Top Ten Social Media Tips from Oprah, President Obama, and Lady Gaga [VIDEO + infographic]

Can businesses take lessons about social media from politicians and celebrities?

Yes, they can—and they should.

People in politics and global entertainment are on the front lines in the strategic use of social media.

Here at the CDO Club we have been fortunate to have leaders from both worlds share their social media secrets during several presentations given at our 2013 CDO Summit.

Those speakers and panelists included: Teddy Goff, Digital Director of Barack Obama’s 2008 and 2012 presidential campaigns; Harriet Seitler, CMO and EVP for Harpo Studies and OWN (Oprah Winfrey Network); Laxmi Wordham, CDO at the Michael J. Fox Foundation for Parkinson’s Research; Rosemary Maggiore, former President of Digital for Rachael Ray; and Katarina Markov, Head of Global Innovation at Atom Factory, an agency that represents Lady Gaga, John Legend, and other artists.

Here is a distillation of their social media lessons in one handy info graphic (H/T Sam Kuo):

Social Media Tips

Social Media Tips

Here’s a brief summary of the richer content in the videos below:

Be Authentic

1.     Be Authentic

“Oprah does all of her own tweeting,” Seitler said. “She is out there, honest, and authentic.”

Authenticity and transparency are among the key values reflected in the social Web.

CEOs and other top business executives should strongly consider being “out there” with an authentic social media presence, as well, and should give their organization a more-human face.

When asked what separated Barack Obama’s social media success not only from his Republican rivals such as John McCain and Mitt Romney but also from his Democratic adversaries such as Hilary Clinton, Teddy Goff replied “authenticity.”

Keep-it-Simple2.     Keep It Simple

Messaging in an online world needs to be as simple and brief as possible. We’re not looking for a 250-page master’s thesis here.

You need to be able to succinctly summarize the issues your audience cares about into a couple of sentences for a Facebook or G+ post, or, even further, down to a 140-character tweet, or, better yet, a simple infographic that can be easily shared.

In addition, technology has obviously changed a lot of the world—yet it has not essentially changed who we are and what motivates us.

“Yes, people are a little busier…and they have a lot more devices,” Goff says. But, he added, people want the same things they’ve always wanted: “to be inspired, to have connections, and to read, watch, write, and do interesting stuff.”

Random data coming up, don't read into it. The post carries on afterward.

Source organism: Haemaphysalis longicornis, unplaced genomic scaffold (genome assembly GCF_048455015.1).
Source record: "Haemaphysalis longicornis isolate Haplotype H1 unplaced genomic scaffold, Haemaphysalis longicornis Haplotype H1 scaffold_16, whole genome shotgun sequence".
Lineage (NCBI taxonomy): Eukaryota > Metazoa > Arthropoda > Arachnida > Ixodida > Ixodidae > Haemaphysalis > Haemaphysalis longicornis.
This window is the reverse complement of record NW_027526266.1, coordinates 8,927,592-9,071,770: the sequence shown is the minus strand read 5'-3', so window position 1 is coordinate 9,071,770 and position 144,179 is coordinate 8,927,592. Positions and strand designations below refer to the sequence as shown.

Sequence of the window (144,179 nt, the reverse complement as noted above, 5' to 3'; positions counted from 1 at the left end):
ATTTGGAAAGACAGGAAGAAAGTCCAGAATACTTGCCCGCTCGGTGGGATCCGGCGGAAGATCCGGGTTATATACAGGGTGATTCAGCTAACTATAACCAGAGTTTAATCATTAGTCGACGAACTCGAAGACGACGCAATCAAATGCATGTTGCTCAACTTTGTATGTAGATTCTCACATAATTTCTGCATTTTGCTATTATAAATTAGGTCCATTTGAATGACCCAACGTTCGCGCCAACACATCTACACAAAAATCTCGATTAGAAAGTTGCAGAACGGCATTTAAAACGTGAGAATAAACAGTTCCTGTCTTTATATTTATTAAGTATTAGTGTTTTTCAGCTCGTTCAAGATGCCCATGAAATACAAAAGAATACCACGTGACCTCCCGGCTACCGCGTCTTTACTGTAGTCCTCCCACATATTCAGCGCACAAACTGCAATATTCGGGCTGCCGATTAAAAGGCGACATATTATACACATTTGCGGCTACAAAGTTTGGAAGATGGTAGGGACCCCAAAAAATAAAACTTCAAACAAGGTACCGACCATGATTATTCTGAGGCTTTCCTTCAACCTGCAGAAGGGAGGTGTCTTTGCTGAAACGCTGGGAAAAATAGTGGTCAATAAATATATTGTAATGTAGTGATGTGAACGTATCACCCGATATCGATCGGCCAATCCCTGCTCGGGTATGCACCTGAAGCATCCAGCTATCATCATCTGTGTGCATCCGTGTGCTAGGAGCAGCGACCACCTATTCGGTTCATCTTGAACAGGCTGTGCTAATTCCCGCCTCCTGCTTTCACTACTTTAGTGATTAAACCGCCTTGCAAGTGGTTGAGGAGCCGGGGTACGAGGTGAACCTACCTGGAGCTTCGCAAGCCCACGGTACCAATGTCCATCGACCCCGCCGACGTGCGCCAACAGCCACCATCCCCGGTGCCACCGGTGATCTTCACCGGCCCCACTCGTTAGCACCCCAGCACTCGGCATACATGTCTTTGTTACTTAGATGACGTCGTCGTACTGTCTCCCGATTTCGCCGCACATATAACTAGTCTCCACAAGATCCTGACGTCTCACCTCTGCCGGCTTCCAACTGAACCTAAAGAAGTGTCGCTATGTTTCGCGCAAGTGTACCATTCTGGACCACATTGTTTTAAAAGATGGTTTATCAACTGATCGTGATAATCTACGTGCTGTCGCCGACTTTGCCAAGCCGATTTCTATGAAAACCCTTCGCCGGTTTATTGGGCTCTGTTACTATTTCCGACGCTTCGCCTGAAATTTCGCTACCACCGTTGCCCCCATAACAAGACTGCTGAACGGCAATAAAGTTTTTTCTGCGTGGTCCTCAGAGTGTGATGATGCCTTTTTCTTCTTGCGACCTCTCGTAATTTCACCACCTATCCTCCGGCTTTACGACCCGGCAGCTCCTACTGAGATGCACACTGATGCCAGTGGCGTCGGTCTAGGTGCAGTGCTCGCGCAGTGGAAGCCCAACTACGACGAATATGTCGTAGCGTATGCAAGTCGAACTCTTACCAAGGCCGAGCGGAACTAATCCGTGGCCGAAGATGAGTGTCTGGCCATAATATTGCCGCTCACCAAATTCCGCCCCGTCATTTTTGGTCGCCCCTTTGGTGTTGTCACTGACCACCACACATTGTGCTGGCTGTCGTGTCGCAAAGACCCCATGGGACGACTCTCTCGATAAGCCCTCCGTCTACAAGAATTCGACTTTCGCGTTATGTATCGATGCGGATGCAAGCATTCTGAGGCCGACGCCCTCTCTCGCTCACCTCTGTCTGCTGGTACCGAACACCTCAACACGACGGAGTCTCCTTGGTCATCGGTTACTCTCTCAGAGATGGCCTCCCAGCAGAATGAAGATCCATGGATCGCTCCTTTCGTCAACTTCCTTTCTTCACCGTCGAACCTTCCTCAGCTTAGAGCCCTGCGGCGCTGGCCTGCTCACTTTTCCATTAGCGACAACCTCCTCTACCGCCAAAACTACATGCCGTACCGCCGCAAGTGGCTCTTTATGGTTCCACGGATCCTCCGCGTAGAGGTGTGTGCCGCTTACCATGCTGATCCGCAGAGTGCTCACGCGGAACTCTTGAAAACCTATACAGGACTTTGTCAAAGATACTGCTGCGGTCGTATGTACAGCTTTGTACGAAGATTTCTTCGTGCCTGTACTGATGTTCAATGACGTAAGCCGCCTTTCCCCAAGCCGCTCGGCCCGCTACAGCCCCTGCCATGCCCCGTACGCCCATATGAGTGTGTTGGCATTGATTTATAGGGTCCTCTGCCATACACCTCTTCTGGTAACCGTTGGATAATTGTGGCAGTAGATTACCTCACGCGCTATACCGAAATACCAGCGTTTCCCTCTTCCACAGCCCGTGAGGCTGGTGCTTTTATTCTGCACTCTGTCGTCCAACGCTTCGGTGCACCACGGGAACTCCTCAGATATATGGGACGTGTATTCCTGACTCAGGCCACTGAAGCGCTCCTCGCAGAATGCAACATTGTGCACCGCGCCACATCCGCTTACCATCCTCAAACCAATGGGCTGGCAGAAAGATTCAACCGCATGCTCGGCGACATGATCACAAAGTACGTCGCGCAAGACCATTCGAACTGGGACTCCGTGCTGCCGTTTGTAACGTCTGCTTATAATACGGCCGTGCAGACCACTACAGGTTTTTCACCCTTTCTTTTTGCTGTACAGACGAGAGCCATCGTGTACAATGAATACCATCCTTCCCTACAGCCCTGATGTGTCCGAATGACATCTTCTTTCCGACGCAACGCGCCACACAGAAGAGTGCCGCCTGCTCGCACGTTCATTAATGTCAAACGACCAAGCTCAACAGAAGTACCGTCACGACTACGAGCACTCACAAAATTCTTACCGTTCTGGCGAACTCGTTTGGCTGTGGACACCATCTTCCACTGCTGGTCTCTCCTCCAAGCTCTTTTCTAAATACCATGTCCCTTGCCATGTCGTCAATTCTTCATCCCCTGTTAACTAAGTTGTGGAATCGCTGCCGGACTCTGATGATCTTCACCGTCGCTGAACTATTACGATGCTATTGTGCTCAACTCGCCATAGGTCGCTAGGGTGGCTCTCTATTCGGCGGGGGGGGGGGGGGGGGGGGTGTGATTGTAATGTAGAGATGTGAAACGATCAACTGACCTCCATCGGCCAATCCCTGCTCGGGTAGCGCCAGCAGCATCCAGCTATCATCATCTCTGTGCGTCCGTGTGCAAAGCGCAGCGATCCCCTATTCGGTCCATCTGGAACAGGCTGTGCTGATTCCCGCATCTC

When creating your social media strategies, don’t forget to address these simplest and most-fundamental of human desires.

Click here to learn more about Obama for America’s successful use of technology in their 2008 and 2012 campaigns.

Make-it-fun3.     Make It Fun

Goff faced a challenge: How could he get the public to read a blog post about tax policy?

He realized that people online have little time to read long white papers.

So his team created a game on its website that prompted users to click a button to get details about the policy—but for the first few seconds, whenever a user moused over the button, it would fly all over the page.

Within 24 hours, Goff said, that blog post had a million “likes” on Facebook and was tweeted 70,000 times.

Establish-Trust4.     Establish Trust

Going hand-in-hand with the number one lesson to be authentic is to establish trust.

Since Oprah Winfrey’s tweets are her own, Seitler says, her audience “knows they can trust that what she says is for real. It means that when she wants to promote or share something, they know it’s true and will want to pass it on.”

If you create this “fundamental platform of trust,” as Seitler calls it, your words and advice will carry more weight.

Take-Control5.     Take Control

Being on social media doesn’t have to mean giving up control.

A while back, online news reports began circulating that Lady Gaga was gaining weight.

So the artist posted on her social network a picture of herself wearing lingerie, announced a “body revolution,” and invited her fans to post photos of themselves and share their own issues around weight.

Thousands of photos and stories were uploaded to the network.

The lesson? While what’s buzzing online about your organization is out of your direct control, a smart, authentic, and strategic response remains fully in your control.

Caring-vs-Sharing6.     Caring vs. Sharing

Goff’s team discovered that while its followers cared about a lot of the content it posted, only a smaller set of that content also was something people wanted their friends to know they cared about.

And that’s the kind of content that can go viral.

Do you know what issues your customers not only care about—but also want their friends to know they care about and therefore are more willing to share?

OWN-the-Data7.     OWN the Data, Platform, and Audience

The data you collect on what your customers do, say, share, and purchase can greatly enhance your marketing, customer service, and other business operations.

But to do this, you must own that data.

“Companies like Facebook and Twitter,” Katarina Markov told the CDO Summit audience, “are still intermediaries—they own the data.”

So her firm created its own private-label social network for Lady Gaga called, and now all data generated from the social conversations is kept in-house.

Gaga also has a direct relationship with her audience, which allows her to upsell new music, fragrance lines, clothing, show tickets, and the like.

So who owns your social data?

Click here to learn more about protecting personal brands online from digital leaders for Lady Gaga, Oprah, Michael J Fox Foundation for Parkinson’s Research, and the President of Rachael Ray Digital.

Personalize8.     Personalize